Hillary Clinton in Mongolia: Diplomacy in a Yurt

Jul 9, 2012 5:39pm

gty hillary yurt mr 120709 wblog Hillary Clinton in Mongolia: Diplomacy in a Yurt


Most meetings between dignitaries take place in great halls of state.  Is there a grand portrait behind them of some historical figure, if not the president of the country? Check.  Prominently placed flag of the nation? Check.  Dual podiums? Check.

But Secretary of State Hillary Clinton’s meeting with Mongolian President Elbegdorj Tsakhia was not the usual.  Instead, the secretary greeted the President in his yurt, a portable, wood-frame dwelling — basically a tent.

Yurts aren’t your run of the mill tents; they are grand structures, part of the central Asian country’s rich traditional nomadic history. It is believed yurts have been in existence for at least three thousand years, going back to the days of the most famous Mongolian in history, the emperor and warrior Genghis Khan.

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Today it’s estimated that more than half of Mongolians continue to live in yurts. The dwellings can even be seen in the country’s unabashedly urban capital city. Beyond the yurt’s historical significance, the structures are also designed for practical living regardless of the harsh weather conditions of Central Asia. There is an opening at the top of the roof, or crown, for ventilation when the weather is hot, and a portable wood-burning stove in the middle of the dwelling to provide heat when the weather is cold. When a family decides to travel, the yurt can easily be dismantled and the contents packed up onto trucks, or, in more rural areas, camels, to move to the next destination.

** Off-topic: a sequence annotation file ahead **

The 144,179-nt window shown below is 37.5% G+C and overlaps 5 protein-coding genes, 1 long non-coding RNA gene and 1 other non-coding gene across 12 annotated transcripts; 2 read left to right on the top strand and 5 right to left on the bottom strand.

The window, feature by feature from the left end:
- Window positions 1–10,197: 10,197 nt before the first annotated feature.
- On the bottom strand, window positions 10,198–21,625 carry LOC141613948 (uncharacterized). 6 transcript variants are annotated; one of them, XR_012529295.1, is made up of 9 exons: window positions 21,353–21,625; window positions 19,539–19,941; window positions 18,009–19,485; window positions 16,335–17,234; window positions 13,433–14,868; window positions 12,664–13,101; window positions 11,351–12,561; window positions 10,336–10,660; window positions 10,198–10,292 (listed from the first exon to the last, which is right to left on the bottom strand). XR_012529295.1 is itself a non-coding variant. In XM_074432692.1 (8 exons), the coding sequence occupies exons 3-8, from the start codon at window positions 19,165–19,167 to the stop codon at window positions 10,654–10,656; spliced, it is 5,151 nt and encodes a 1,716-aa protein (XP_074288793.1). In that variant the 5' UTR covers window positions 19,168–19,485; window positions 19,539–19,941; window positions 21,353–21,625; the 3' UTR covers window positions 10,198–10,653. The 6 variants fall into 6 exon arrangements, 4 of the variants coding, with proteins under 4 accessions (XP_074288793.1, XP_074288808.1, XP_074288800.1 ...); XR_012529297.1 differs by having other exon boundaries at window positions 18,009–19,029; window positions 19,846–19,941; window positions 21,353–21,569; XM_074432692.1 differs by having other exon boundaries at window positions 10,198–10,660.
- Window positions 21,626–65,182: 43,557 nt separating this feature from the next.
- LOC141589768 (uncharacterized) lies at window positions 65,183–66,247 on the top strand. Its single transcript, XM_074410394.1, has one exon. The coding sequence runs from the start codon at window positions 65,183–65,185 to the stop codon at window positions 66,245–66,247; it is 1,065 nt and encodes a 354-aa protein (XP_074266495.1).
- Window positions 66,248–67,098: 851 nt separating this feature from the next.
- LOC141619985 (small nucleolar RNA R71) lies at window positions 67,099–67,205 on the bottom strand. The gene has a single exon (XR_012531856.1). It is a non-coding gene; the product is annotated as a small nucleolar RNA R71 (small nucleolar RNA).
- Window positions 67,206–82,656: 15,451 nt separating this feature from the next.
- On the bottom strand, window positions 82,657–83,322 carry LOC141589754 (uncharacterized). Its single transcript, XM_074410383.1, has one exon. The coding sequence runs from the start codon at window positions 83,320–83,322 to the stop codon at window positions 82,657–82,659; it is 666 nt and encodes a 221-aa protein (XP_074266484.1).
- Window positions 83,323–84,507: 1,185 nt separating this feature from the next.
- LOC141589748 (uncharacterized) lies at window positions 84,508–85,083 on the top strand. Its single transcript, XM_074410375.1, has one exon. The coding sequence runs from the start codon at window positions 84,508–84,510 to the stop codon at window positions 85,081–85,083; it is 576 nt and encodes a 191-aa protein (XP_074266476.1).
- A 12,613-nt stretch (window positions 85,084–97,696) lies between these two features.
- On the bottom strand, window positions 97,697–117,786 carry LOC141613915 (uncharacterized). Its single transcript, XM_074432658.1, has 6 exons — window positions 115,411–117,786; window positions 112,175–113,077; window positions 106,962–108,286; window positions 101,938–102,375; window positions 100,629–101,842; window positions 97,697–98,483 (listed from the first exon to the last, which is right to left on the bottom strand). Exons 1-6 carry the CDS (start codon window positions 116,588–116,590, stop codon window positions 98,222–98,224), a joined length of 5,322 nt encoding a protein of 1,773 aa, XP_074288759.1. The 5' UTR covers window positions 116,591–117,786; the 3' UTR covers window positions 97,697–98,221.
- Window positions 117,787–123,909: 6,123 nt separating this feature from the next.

Of course some yurts are now used more for decoration than actual living. President Tsakhia’s was set up inside the Mongolian Government House when Clinton visited.  The wood ceiling of this ceremonial yurt was elaborately carved, and Secretary Clinton and President Tsakhia sat on intricately designed hand-made wooden chairs under a chandelier. The room was colorful, with ancient Mongolian artifacts and artwork throughout. The yurt, which very much reflected Mongolian culture, looked nothing like the usual rooms where Secretary Clinton often greets world leaders. Except of course, for that prominently placed national flag.

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